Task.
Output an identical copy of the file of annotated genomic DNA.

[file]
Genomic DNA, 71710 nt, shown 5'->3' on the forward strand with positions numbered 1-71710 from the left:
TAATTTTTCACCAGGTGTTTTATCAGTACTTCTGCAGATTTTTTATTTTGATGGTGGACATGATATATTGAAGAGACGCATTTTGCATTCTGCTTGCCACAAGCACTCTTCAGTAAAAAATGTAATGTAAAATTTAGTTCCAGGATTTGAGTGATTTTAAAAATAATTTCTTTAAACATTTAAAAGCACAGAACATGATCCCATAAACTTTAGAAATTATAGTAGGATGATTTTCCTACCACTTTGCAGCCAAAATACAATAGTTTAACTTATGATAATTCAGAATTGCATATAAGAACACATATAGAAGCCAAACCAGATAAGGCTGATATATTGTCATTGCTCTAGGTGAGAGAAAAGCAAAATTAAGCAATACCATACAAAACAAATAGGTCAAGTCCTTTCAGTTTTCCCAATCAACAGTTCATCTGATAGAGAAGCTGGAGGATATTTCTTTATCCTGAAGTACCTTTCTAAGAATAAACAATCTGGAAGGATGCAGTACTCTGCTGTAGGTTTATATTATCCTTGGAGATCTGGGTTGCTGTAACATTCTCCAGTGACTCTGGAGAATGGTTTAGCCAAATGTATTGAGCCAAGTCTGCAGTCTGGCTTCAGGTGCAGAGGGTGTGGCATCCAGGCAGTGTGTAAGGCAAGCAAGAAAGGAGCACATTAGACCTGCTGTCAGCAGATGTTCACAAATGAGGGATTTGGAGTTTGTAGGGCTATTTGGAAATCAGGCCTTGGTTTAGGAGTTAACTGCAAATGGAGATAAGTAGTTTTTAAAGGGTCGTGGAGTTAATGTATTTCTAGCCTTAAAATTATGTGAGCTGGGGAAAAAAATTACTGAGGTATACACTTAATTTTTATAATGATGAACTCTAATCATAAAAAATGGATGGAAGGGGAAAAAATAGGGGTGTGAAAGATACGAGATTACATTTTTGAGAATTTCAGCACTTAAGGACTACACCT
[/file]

Genomic DNA, 71710 nt, shown 5'->3' on the forward strand with positions numbered 1-71710 from the left:
TAATTTTTCACCAGGTGTTTTATCAGTACTTCTGCAGATTTTTTATTTTGATGGTGGACATGATATATTGAAGAGACGCATTTTGCATTCTGCTTGCCACAAGCACTCTTCAGTAAAAAATGTAATGTAAAATTTAGTTCCAGGATTTGAGTGATTTTAAAAATAATTTCTTTAAACATTTAAAAGCACAGAACATGATCCCATAAACTTTAGAAATTATAGTAGGATGATTTTCCTACCACTTTGCAGCCAAAATACAATAGTTTAACTTATGATAATTCAGAATTGCATATAAGAACACATATAGAAGCCAAACCAGATAAGGCTGATATATTGTCATTGCTCTAGGTGAGAGAAAAGCAAAATTAAGCAATACCATACAAAACAAATAGGTCAAGTCCTTTCAGTTTTCCCAATCAACAGTTCATCTGATAGAGAAGCTGGAGGATATTTCTTTATCCTGAAGTACCTTTCTAAGAATAAACAATCTGGAAGGATGCAGTACTCTGCTGTAGGTTTATATTATCCTTGGAGATCTGGGTTGCTGTAACATTCTCCAGTGACTCTGGAGAATGGTTTAGCCAAATGTATTGAGCCAAGTCTGCAGTCTGGCTTCAGGTGCAGAGGGTGTGGCATCCAGGCAGTGTGTAAGGCAAGCAAGAAAGGAGCACATTAGACCTGCTGTCAGCAGATGTTCACAAATGAGGGATTTGGAGTTTGTAGGGCTATTTGGAAATCAGGCCTTGGTTTAGGAGTTAACTGCAAATGGAGATAAGTAGTTTTTAAAGGGTCGTGGAGTTAATGTATTTCTAGCCTTAAAATTATGTGAGCTGGGGAAAAAAATTACTGAGGTATACACTTAATTTTTATAATGATGAACTCTAATCATAAAAAATGGATGGAAGGGGAAAAAATAGGGGTGTGAAAGATACGAGATTACATTTTTGAGAATTTCAGCACTTAAGGACTACACCT